4. Most importantly, in the very, very, very low likelihood that Ebola does come to Tanzania, the likelihood it will come via a teenager living in a rural district in Sengerema, who has no contact with a major city such as Mwanza, let a lone West Africa or West Africans is infinitesimally low.
Now, the moment the news of this possible case arrived in my WhatsApp over the weekend, I was quickly skeptical for the reasons above, among others. This is not to say that Tanzania cannot get Ebola, just that it is highly unlikely that it will, especially if our more connected neighbor, Kenya hasn’t yet.
Many friends and family were genuinely scared for me, given I was in Geita at the time. When I tried to reassure them that hardly anyone in Geita seemed to have even the slightest concern, and that it is most likely a hoax, like Will Smith’s death, they still feared for me. Of course, it was not a hoax. Just a false alarm. Nevertheless, it made me worry about how easily people will believe some piece of information, confirmed, true, or otherwise just because it came through some chain message on their WhatsApp or Twitter feed or Facebook news feed.
This is why it is very important for politicians and public figures in Tanzania, as the campaigns ratchet up, to be careful of their rhetoric. Such care is particularly important when one is laying allegations on another. People often remember the hoax or allegation, as it goes viral, but few will read the editorials or hear the corrections or retractions or invalidations of the original hoax.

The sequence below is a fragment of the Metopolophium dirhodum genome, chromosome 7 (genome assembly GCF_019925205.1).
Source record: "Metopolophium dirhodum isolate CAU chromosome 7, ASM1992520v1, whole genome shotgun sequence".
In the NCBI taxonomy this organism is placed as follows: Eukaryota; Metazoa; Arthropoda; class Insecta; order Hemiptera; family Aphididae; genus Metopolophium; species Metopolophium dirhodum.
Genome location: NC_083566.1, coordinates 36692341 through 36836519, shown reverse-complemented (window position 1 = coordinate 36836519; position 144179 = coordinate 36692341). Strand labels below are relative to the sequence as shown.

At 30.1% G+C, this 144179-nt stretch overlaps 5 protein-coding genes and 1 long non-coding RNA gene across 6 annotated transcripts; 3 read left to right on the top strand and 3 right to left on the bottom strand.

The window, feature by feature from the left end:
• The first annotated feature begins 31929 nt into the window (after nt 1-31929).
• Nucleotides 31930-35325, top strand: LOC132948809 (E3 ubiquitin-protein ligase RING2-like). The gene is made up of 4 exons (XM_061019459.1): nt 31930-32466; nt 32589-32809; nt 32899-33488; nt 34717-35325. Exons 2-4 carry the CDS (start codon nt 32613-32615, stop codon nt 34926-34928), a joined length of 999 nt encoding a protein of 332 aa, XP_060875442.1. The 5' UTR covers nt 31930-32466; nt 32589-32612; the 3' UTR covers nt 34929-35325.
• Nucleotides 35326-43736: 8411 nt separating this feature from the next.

A great test to use when hearing about something, anything really, that may cause fear or anger or any impulsive emotion, is what I call the Google test. Search the issue on Google, being mindful to write the search terms in as neutral a position as one can phrase. For instance, when I Googled “Ebola Tanzania” over the weekend, I got nothing about any confirmed Ebola case, raising my skepticism. Now, of course, given Sengerema’s relative remoteness, it could just be that news agencies in Tanzania are slow in reporting it, and thus it not showing up online yet, I thought to myself. So I Googled “Ebola Sengerema” instead and found one news source, the Nipashe story, that to be fair, was cautious by saying the case was suspected rather than the “confirmed” language spiraling across social media platforms.
In Tanzanian politics, the Google test may not always work, particularly when platforms like Jamii Forums may at times provide the most up-to-date breaking and factual news even faster than any of the media houses can, but at the same time can be the conduit of rumors and allegations, true or otherwise. In such an environment, I kindly ask my compatriots to have a default setting that is one of skepticism when an accusation or allegation is laid on government, political figures, or any one that is in the public eye. If all else fails, try the Google test, because if T.I. was not fazed when he had to perform at this year’s Serengeti Fiesta, why should we?
We may have 99 problems in this country, but thankfully, Ebola is not one of them.